Among the first location data brokers to publicly come under fire by the Federal Trade Commission for allegedly selling sensitive reproductive health data is Kochava, Inc. In a lawsuit filed by the adtech company this week, Kochava asked a federal court to intervene and stop the FTC from an alleged overreach.
Kochava’s complaint revealed for the first time how the FTC might act to protect consumer data from being used to support abortion prosecutions in post-Roe America. In it, Kochava described a proposed FTC complaint against Kochava that alleges that the company’s data collection practices make it possible for third parties and bad actors to track users’ sensitive location data. The FTC suggests that mobile phone users weren’t reasonably informed that they were sharing this data with Kochava, making the practice unfair or deceptive and allegedly in violation of the Federal Trade Commission Act.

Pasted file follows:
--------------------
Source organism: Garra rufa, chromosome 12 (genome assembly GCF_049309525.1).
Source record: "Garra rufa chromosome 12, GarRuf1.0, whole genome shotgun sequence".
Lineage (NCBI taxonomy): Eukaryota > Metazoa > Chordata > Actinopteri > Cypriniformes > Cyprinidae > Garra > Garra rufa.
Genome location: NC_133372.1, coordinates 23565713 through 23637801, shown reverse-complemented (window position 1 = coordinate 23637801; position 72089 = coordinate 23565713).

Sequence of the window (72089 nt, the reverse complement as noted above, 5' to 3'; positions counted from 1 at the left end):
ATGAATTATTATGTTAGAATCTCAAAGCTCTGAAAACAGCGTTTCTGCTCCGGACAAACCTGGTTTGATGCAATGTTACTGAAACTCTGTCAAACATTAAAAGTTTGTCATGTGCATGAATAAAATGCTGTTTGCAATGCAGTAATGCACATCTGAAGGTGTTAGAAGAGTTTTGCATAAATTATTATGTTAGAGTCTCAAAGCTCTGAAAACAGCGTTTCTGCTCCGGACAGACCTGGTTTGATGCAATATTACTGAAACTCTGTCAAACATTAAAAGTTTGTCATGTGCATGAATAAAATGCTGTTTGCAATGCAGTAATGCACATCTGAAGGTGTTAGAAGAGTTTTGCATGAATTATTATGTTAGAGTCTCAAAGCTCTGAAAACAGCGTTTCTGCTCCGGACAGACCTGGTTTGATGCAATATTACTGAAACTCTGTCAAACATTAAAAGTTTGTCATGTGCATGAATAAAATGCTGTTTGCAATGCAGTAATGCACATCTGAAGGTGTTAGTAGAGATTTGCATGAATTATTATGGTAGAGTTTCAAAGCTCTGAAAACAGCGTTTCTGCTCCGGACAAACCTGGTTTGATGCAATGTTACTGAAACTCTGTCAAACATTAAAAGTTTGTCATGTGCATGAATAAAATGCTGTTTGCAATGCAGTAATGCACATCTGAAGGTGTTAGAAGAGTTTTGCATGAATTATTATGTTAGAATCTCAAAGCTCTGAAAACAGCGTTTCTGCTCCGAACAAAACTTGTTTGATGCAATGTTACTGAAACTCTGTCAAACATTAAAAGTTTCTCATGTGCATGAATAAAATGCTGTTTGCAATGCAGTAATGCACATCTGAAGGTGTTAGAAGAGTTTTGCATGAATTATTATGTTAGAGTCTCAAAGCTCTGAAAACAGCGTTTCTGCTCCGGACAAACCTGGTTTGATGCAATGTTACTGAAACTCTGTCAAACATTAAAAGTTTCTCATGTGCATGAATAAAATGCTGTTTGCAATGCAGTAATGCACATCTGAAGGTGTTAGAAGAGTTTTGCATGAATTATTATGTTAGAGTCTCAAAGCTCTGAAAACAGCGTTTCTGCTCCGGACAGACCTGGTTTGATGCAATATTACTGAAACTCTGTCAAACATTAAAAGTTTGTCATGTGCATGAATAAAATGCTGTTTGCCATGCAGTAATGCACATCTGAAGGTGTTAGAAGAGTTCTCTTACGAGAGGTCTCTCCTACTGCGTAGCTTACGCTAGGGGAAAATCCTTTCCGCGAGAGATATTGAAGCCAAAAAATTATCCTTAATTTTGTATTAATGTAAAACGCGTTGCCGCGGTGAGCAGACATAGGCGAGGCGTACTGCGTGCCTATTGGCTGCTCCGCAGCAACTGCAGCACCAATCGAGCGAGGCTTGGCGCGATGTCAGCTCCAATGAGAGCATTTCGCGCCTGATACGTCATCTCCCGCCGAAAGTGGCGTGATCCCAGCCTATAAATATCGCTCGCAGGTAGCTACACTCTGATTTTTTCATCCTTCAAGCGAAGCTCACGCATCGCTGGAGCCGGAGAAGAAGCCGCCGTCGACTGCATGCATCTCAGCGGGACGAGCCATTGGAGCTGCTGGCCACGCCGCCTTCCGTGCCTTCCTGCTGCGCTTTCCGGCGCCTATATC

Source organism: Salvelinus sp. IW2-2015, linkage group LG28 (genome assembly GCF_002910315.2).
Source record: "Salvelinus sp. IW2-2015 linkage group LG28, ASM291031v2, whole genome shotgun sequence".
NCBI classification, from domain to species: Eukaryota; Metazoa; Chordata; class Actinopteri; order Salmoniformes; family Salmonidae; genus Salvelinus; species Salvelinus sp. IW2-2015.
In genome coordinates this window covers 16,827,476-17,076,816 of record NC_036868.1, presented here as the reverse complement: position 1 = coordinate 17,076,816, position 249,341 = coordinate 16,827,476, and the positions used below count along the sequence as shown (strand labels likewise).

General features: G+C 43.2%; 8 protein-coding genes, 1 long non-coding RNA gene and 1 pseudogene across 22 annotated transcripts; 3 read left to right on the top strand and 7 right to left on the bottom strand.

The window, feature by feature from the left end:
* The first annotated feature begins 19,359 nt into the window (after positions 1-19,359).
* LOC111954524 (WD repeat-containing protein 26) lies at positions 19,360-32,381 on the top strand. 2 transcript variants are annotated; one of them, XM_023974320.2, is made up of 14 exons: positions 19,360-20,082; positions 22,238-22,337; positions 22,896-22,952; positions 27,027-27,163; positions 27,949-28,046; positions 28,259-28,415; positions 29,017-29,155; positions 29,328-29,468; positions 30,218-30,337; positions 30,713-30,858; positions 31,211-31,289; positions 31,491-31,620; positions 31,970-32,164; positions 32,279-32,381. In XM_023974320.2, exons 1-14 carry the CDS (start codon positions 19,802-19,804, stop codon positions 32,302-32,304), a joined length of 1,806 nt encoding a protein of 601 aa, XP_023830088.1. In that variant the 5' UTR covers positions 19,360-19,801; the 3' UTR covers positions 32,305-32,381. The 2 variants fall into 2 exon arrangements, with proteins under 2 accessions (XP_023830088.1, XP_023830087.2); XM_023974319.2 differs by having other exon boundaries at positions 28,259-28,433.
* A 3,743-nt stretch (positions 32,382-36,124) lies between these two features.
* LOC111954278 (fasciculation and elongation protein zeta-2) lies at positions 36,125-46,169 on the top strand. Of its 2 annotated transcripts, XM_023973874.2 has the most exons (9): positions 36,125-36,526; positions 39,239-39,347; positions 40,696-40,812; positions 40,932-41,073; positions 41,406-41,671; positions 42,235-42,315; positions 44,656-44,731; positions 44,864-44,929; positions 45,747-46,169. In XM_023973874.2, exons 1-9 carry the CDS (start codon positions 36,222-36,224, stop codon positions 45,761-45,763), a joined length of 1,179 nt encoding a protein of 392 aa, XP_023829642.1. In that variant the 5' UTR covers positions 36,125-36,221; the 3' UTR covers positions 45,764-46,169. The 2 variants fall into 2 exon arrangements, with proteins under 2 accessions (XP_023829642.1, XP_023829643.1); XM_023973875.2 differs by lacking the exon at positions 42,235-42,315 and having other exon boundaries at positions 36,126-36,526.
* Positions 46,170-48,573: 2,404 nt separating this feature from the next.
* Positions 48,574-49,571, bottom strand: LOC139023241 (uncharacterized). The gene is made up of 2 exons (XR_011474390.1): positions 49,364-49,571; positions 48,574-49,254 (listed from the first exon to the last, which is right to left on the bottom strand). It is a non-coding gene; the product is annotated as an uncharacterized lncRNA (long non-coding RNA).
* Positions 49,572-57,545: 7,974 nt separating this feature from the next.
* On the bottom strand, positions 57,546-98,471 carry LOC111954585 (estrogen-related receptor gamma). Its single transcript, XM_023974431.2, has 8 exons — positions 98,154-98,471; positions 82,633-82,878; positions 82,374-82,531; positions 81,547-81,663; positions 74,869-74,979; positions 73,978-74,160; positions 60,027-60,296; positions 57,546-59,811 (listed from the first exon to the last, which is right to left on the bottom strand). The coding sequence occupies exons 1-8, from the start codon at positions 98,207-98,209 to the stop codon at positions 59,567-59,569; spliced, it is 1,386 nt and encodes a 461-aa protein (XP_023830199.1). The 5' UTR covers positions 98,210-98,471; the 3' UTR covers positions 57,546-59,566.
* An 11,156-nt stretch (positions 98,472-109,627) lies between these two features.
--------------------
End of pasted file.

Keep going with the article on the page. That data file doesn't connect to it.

In a statement to Ars, Kochava defended its data collection practices: “Kochava operates consistently and proactively in compliance with all rules and laws, including those specific to privacy. Nonetheless, Kochava has been threatened by the FTC with a lawsuit and a proposed settlement, the merits upon which are not accurate. This is a manipulative attempt by the FTC to give the appearance that it is protecting consumer privacy despite being based on completely false pretenses.” Suing the FTC to block its lawsuit, Kochava in its complaint noted that the FTC has up to 60 days—by mid-October—to answer a court summons.
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